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Faces of Owen County’s past line the walls at the Owen County Historical Society Museum. Family snapshots, wedding photographs and pictures of local veterans are only a glimpse of Owen County’s rich past.
Owen County Historical Society President Jeannie Williams-Baker said despite the history that awaits visitors at the museum, if more Owen countians don’t begin taking an interest, the museum could soon shut down.
“Times are bad for everyone, and its trickled down to us,” Williams-Baker said. “We just can’t pay our bills, plain and simple.”
The historical society currently has about 175 members who pay membership dues of $25 a year, Williams-Baker said.
“The only other income we have is the sale of our books,” Williams-Baker said. “Our book sales were pretty decent through October, but now we do good to sell two a month.”
Williams-Baker said the museum itself has problems that the society cannot afford to fix.
“Our printer, scanner and copier is just about done for,” she said. “We spend a small fortune trying to keep ink in it so we can continue to make copies of the pictures people bring in for us. Our sewer line was stopped up. We were using propane to heat the museum but now we’ve switched to gas and that’s a big bill. And the ramp on our sidewalk is crumbling. It’s always something around here.”
Although the sign outside reads “museum,” Williams-Baker said the fact is, the museum was once a home.
“When you have a big building like this it’s just like a home,” she said. “This was once someone’s home and so you have all of the bills you have with a house, but with the business aspect thrown on top of it.”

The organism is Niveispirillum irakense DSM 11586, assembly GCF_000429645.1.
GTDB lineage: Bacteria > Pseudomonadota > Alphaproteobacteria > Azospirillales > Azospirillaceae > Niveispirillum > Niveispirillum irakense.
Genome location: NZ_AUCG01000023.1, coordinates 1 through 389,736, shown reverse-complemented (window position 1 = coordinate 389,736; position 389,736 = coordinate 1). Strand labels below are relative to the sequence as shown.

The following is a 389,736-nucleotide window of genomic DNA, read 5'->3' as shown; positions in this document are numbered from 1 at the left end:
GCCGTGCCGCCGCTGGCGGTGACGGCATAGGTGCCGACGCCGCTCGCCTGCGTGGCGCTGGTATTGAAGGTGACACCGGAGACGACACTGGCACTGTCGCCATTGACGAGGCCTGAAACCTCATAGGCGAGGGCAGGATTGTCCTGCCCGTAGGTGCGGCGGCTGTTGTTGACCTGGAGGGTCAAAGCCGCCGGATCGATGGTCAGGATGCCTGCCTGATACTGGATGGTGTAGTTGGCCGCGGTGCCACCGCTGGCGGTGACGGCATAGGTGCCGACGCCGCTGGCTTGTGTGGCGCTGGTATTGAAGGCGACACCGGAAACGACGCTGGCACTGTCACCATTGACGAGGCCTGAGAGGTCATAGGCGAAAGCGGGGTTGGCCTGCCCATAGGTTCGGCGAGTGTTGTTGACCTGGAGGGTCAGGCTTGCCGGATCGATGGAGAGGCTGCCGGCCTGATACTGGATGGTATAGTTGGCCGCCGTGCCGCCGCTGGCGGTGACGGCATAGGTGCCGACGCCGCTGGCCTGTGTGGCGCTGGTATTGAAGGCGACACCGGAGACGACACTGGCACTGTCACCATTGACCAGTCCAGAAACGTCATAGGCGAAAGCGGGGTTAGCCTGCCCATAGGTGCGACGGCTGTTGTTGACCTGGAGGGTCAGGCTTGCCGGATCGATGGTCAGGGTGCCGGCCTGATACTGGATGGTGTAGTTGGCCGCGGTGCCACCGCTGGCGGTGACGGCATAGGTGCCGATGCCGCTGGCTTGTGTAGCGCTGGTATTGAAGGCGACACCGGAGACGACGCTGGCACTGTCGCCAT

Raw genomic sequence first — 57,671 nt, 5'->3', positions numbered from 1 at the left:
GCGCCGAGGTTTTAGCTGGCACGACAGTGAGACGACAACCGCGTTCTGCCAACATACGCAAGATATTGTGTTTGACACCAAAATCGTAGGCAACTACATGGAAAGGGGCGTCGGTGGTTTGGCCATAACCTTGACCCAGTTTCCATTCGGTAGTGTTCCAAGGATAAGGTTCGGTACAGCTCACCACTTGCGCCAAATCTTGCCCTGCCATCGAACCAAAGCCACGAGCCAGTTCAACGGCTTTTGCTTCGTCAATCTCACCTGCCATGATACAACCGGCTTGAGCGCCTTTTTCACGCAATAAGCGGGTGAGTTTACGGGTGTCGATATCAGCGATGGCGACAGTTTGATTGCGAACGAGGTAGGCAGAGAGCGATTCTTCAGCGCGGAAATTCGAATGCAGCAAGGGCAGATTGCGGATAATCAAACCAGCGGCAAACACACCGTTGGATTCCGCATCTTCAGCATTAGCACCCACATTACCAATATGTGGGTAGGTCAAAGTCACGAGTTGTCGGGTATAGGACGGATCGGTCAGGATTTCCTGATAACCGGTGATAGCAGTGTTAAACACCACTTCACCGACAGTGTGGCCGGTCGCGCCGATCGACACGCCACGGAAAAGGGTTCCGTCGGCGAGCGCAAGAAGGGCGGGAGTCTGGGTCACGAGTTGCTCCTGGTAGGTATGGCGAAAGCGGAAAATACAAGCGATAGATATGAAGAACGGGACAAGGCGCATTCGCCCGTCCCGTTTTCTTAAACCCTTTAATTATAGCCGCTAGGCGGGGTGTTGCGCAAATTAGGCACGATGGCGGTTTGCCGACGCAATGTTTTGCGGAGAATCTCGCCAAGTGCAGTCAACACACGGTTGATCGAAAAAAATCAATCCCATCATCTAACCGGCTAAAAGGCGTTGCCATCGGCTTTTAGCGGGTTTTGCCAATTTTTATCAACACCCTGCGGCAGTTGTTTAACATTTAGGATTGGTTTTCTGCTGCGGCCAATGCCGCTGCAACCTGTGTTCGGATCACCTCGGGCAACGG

Williams-Baker said since the museum opened its doors in 2006, visitors from as far away as Alaska and California have stopped by for a tour.
“People from out of town say they love our museum,” Williams-Baker said. “They’ll come in and look around and say, ‘We don’t have this type of museum where we’re from.’ I wish our local people could take that type of interest in us. A lot of people just aren’t history-minded anymore. I’d love to see some of the younger generations become interested in history.”
To keep the museum open, Williams-Baker said someone will have to step up.
“We need volunteers and we need more people to come in and help us keep the doors open,” she said. “We always need donations and if people don’t start coming through, we’ll just have to close the doors. The bills are going to keep coming in, whether we’re open or closed.”
Williams-Baker said those interested in volunteering at the museum should stop by and those who wish to make a donation can mail a check to the museum at P.O. Box 84, Owenton, Ky. 40359.
“We can give them a tax write-off on donations,” Williams-Baker said. “We can do tax write-offs on donated furniture too. It’s always appreciated and we’d be thrilled to get the help.”
The museum is located at 206 North Main St. and is open Monday from 9 a.m. to 5 p.m. and Saturday from 10 a.m. to 2 p.m.
The museum also plans to begin opening Thursdays beginning Jan. 6.
Donations can be sent to P.O. Box 84, Owenton, Ky. 40359.